Resource Management (Part 1)
At Barrel, the process of staffing new projects and ensuring our team has an appropriate workload has been a shared responsibility by our Project Management team, Client Services team and discipline leads. While we have made decisions and moved things along over the years, we've struggled with being able to kick off projects quickly enough, having too much workload on team members at times, and also over-hiring when things felt intense.
History and Challenges
We've gone through various iterations of our process - we've dabbled in spreadsheets, the project schedule/gantt chart platform, Smartsheet, and most recently have been using Forecast, a platform integrated with our time tracking software, Harvest. Each platform has had it's own pros and cons, but we found that many of our challenges stemmed from the de-centralized nature of staffing. Here's a highlight of what were our recurring complaints:
- Changing schedules - Shifting project schedules resulted in overlapping allocations on team members. With many people on our team updating data in Forecast, it wasn't clear which projects were changing and causing a team member's allocation to increase or decrease.
- Budget impacts - Our team members' allocations on a project were getting increased and extended as a project timelines were extended. We didn't have a clear review process and understanding of impact of increase in timeline/resourcing to a project budget.
- Data integrity - With variability in how often schedules were getting updated, we had challenges with accuracy of our data. A lack of clarity on internal capacity led to hiring contractors to fill new projects.
Formalizing Resource Management
After many years of discussion, we recently brought on an experienced Senior Resource Manager named Cat to help own these activities and formally create a Resource Management discipline at Barrel. Cat's goal in her role is to ensure that team members have an appropriate amount of work and be a partner to Business Development/Client Services to get projects staffed profitably. Beyond the day-to-day resourcing activities of managing the inflow of new project requests and changes and keeping Forecast up-to-date, the outcomes we set for this role include:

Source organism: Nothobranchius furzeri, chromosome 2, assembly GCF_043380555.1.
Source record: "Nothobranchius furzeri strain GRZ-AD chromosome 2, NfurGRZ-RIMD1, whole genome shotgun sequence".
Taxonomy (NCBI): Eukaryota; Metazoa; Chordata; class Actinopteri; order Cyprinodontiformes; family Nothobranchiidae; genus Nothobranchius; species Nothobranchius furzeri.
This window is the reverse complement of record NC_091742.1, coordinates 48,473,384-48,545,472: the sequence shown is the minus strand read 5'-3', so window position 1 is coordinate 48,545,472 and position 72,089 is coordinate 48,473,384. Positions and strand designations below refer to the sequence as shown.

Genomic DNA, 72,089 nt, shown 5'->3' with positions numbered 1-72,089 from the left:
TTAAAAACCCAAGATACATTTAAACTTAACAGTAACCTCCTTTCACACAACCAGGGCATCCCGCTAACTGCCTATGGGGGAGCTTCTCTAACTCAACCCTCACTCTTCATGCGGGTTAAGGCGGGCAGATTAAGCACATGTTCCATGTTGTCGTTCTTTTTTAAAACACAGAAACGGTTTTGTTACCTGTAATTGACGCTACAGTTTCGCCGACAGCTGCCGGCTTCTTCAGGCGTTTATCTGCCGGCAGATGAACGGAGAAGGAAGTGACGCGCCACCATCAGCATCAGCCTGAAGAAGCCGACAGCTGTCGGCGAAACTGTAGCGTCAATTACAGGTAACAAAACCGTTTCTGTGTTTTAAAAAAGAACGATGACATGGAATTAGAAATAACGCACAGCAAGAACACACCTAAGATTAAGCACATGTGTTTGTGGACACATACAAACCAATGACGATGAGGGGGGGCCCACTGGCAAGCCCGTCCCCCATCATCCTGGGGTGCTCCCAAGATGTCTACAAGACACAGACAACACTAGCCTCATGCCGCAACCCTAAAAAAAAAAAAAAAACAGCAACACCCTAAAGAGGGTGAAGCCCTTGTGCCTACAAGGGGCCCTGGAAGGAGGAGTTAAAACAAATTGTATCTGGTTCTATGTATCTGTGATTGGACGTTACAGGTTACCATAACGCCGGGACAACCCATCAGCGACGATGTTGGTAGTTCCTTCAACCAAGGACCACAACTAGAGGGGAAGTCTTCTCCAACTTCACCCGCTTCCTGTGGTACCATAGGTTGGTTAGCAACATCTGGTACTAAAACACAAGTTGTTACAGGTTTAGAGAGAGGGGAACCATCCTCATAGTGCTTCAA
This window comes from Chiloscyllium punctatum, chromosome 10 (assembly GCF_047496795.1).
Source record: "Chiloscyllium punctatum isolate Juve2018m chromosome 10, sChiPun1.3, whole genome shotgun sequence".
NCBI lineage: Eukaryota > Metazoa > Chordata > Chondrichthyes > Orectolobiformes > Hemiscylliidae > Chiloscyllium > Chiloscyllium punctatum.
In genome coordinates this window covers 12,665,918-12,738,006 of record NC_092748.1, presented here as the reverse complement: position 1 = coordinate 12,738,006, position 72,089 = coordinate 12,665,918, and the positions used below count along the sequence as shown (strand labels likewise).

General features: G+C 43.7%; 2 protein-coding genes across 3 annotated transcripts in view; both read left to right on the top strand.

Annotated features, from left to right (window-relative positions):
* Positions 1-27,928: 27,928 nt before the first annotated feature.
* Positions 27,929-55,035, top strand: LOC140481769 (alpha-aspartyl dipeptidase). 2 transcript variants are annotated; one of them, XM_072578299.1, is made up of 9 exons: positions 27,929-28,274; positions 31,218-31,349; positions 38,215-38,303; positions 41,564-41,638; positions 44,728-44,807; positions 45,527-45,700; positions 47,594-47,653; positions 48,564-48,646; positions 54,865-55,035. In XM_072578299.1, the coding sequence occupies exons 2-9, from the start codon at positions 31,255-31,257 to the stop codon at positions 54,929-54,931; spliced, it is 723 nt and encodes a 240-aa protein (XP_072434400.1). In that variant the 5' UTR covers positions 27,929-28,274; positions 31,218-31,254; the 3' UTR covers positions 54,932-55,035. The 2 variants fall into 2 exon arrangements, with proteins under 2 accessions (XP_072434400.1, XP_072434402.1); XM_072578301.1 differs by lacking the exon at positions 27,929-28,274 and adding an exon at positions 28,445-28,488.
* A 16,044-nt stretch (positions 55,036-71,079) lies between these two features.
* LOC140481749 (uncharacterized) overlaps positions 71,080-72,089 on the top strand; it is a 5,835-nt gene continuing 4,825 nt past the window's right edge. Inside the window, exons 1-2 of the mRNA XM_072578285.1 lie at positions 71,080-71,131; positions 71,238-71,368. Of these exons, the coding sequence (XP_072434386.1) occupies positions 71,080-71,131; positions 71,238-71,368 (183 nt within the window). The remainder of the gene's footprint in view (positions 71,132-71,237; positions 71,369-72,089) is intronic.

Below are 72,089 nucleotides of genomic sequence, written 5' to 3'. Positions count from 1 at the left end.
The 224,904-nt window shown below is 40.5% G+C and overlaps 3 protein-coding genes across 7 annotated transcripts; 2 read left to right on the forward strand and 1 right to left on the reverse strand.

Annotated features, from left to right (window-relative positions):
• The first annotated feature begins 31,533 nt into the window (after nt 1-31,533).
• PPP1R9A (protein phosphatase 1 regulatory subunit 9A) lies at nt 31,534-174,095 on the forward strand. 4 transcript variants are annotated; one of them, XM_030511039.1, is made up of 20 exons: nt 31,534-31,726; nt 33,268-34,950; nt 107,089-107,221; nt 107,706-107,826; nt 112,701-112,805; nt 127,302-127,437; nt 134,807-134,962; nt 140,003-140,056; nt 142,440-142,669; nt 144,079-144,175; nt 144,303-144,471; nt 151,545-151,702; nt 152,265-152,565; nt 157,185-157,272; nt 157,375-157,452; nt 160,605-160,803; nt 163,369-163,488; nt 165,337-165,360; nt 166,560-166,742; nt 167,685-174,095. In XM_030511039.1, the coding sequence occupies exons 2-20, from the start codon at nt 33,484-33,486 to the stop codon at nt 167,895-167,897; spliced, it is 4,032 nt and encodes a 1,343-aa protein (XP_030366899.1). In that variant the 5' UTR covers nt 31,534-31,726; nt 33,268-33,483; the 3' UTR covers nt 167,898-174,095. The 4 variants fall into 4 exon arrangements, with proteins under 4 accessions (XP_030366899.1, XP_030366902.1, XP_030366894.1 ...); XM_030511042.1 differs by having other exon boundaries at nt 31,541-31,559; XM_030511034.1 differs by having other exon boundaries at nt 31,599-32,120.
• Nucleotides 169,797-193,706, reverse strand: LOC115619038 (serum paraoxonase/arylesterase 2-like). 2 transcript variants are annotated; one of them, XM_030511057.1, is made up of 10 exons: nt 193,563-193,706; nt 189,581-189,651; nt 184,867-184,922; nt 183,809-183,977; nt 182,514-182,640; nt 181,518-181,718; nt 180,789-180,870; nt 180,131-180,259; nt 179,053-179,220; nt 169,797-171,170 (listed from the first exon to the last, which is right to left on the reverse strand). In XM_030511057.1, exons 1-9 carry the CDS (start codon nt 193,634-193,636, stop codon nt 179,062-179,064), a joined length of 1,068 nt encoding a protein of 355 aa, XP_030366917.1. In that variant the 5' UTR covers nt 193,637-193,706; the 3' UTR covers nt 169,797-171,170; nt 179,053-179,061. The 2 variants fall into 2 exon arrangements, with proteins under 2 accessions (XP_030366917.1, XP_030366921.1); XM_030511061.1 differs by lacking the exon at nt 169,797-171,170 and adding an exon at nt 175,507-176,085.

- Signing any projects should not be limited by resourcing - Through our contractor relationships, we can scale our team on-demand to support any new requests from an existing account or new business win. It will be possible to fill ad-hoc requests without straining the team.
- Our full-time team has a full workload - A core part of this role is matching our projects and the billable utilization targets for each team member. This means that a team member doesn't have too much work or too little work and we scale up/down contractors as necessary.
- People are working on projects that excite them and are helping them grow - As part of understanding the team's capabilities and goals, Cat is in a unique position to match projects to people's interests and goals.
- Align on metrics for success in resourcing - We've been refining the metrics of resourcing including numbers such as past utilization, expected vs actual utilization, and future capacity.
In a short period of time, Cat has been able to clean up our historical project data and get a handle on key metrics. It's been refreshing to have someone in a dedicated role examining out project staffing and having a clear outlook on our future capacity. She's been partnering closely with our Business Development and Client Services teams to understand what projects are in the pipeline and with our Talent Acquisition Manager in understanding which candidates we're planning on bringing on our team.
I'll dive deeper into the metrics of resourcing in Part 2 of this series.